Gas as fertilizer feedstock
Natural gas is a key source of fertilizers in the form of ammonia and urea.
Ammonia and urea
Ammonia is the second largest chemical product produced in the world, behind sulfuric acid. The demand for ammonia is driven by the demand for fertilizers. Of the world’s nitrogen demand, 85% is for fertilizer primarily derived from ammonia in the form of:
- Ammonium nitrate
Other uses of ammonia include fibers, resins, refrigeration, and pulp and paper industries.
Ammonia can be produced from different hydrocarbon feedstocks such as natural gas, coal, and oil. Natural gas accounts for more than 95% of ammonia tonnage. Natural gas is the preferred feedstock primarily because:
- It is intrinsically the most hydrogen rich and, therefore, contributes more hydrogen compared with other feedstocks on a unit weight basis.
- The heavier feedstocks, like coal and oil, are more complex to process; therefore, the capital costs are higher compared to natural gas.
A relatively small volume (10%) of ammonia that is produced is traded as ammonia. This is a result of the difficulty of using ammonia directly as a fertilizer. Most farmers prefer a solid fertilizer. These factors drive the producers of ammonia to either develop regional markets for ammonia or convert the ammonia to urea, a dry solid that can be stored and moved relatively easily and cheaply. For stranded gas, away from the regional markets, the integration of the ammonia and urea plants makes commercial sense. It should be noted that the production of urea requires CO2 (in addition to ammonia), which is a byproduct of ammonia production.
In year 2000, ammonia was a 131 million metric tons per year industry. Worldwide annual growth is anticipated to be approximately 1.6 to 2%. Urea is a 107 million metric tons per year industry directly derived from ammonia. The end uses for urea are:
- Formaldehyde-urea resins
The first commercial ammonia plant was commissioned in the early 20th century on the basis of the fundamental research work of Haber. Bosch and his engineering team developed the ammonia-synthesis process with a promoted iron-based catalyst. Since then, there has been no fundamental change in the ammonia-synthesis reaction itself. A mixture of hydrogen and nitrogen reacts on the iron catalyst at elevated temperatures in the range of 400 to 500°C operating at pressure above 100 bar.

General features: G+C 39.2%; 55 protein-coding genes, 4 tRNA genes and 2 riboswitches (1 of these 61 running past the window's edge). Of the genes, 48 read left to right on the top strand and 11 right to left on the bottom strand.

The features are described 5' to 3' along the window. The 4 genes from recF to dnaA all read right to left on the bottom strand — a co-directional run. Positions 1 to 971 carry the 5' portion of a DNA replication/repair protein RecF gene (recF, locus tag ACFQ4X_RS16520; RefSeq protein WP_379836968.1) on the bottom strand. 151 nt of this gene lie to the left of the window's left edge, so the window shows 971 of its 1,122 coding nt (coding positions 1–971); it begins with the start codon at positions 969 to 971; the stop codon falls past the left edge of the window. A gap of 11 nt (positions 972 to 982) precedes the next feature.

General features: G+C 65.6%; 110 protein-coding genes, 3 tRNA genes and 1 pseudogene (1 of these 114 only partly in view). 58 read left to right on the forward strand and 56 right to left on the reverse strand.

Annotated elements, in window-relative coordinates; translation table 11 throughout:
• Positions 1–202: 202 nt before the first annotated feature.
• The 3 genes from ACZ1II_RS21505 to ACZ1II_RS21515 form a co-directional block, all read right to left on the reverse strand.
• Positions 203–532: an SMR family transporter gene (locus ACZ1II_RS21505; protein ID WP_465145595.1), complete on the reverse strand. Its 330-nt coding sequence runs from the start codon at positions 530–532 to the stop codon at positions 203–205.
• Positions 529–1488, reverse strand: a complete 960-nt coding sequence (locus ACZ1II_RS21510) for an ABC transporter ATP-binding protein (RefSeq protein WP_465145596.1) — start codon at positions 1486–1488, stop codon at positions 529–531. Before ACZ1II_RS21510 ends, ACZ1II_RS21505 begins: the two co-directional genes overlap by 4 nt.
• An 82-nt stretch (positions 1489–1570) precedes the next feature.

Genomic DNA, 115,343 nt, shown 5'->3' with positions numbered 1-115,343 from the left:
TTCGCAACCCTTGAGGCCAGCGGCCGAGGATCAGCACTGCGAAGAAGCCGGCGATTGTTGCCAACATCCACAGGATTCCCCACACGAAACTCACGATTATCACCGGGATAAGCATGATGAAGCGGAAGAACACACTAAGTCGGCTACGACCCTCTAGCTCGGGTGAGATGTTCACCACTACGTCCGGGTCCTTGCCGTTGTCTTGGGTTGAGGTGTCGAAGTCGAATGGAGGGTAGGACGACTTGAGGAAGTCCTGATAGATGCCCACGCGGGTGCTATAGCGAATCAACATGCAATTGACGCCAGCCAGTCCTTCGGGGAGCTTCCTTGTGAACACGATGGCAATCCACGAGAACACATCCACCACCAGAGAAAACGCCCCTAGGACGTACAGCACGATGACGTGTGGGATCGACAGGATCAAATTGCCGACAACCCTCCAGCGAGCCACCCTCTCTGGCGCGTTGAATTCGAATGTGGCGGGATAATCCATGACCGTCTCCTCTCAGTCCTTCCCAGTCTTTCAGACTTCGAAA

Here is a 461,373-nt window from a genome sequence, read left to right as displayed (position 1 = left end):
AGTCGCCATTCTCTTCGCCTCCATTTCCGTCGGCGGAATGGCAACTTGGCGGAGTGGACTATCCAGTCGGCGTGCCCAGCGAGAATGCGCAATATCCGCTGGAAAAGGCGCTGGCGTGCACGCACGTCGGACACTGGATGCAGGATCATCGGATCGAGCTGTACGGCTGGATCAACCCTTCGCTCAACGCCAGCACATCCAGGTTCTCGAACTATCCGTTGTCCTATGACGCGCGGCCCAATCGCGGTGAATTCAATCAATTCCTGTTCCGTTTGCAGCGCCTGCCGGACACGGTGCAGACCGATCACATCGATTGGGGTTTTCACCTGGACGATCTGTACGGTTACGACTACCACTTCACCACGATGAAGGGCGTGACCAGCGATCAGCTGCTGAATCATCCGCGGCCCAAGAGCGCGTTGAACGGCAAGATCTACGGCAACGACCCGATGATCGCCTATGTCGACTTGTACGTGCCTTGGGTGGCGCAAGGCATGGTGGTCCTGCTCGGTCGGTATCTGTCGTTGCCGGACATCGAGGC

3H2 + N2 &rlarr2; 2NH3.
The unconverted part of the synthesis gas is recirculated (after the removal of ammonia) and supplemented with fresh synthesis gas to compensate for the amount of nitrogen and hydrogen converted to ammonia. The production of ammonia synthesis gas, consisting of pure hydrogen and nitrogen, is the largest single contributor of the production cost of ammonia. Hence, in contrast to the ammonia-synthesis section, dramatic changes have been made over the years in the technology for the generation of synthesis gas. Net energy consumption has been reduced progressively, from approximately 88 GJ/ton ammonia in the days of coke-based water-gas generators to approximately 28 GJ/ton ammonia today with the use of natural gas in a steam reforming unit.
Fig. 1 shows the three principal steps in the production of ammonia from natural gas.
A synthesis gas with a 3:1 final H2:N2 mole ratio is required for the synthesis of ammonia. This syngas is generated by steam reforming of natural gas under pressure. Sulfur compounds, if any, in the feed gas have to be removed before the reforming process. The basic reactions involved in the steam reforming of methane, which is the main constituent of natural gas, are represented by the following reactions:
The required stoichiometric hydrogen-to-nitrogen ratio is achieved by introducing air into the process. It is typically done by splitting the reforming into two steps:
- Primary reforming
- Secondary reforming
In primary reforming, the natural gas is reformed with steam in furnace tubes packed with nickel catalyst. Natural gas burners in the furnace radiation box supply the intense heat needed for the endothermic reaction. The reaction is controlled to achieve only a partial conversion, leaving approximately 14% methane in the effluent gas (dry basis) at temperatures of approximately 750 to 800°C.
The effluent gas is then introduced into a secondary reformer, a refractory-lined vessel filled with nickel catalyst, in which it is mixed with a controlled amount of air introduced through a burner. This raises the temperature of the gas sufficiently to complete (as much as possible) the reforming of the residual methane without any further addition of heat. It also introduces the nitrogen needed for the synthesis of ammonia. The gas usually leaves the secondary reformer at a temperature of approximately 850 to 1,000°C, depending on the process technology.
There are several variations to the conventional syngas generation scheme defined here in an attempt to improve energy efficiency and reduce cost. These include the use of: 
- Heat exchange reforming
- Fully autothermal reforming
This is the second key step in the ammonia production process. The syngas from the secondary reformer contains CO and CO2, which must be removed before syngas is sent to the ammonia-synthesis section to avoid damaging the ammonia-synthesis catalyst. Reformed gas is typically purified with high and low temperature shift of CO to CO2, CO2 removal by solvent absorption, or methanation. There are several alternative routes for the purification of syngas, which include pressure-swing adsorption and cryogenic methods.
The final key step in ammonia production is ammonia synthesis. In this step, the purified syngas mixture of hydrogen and nitrogen is compressed and synthesized to produce ammonia.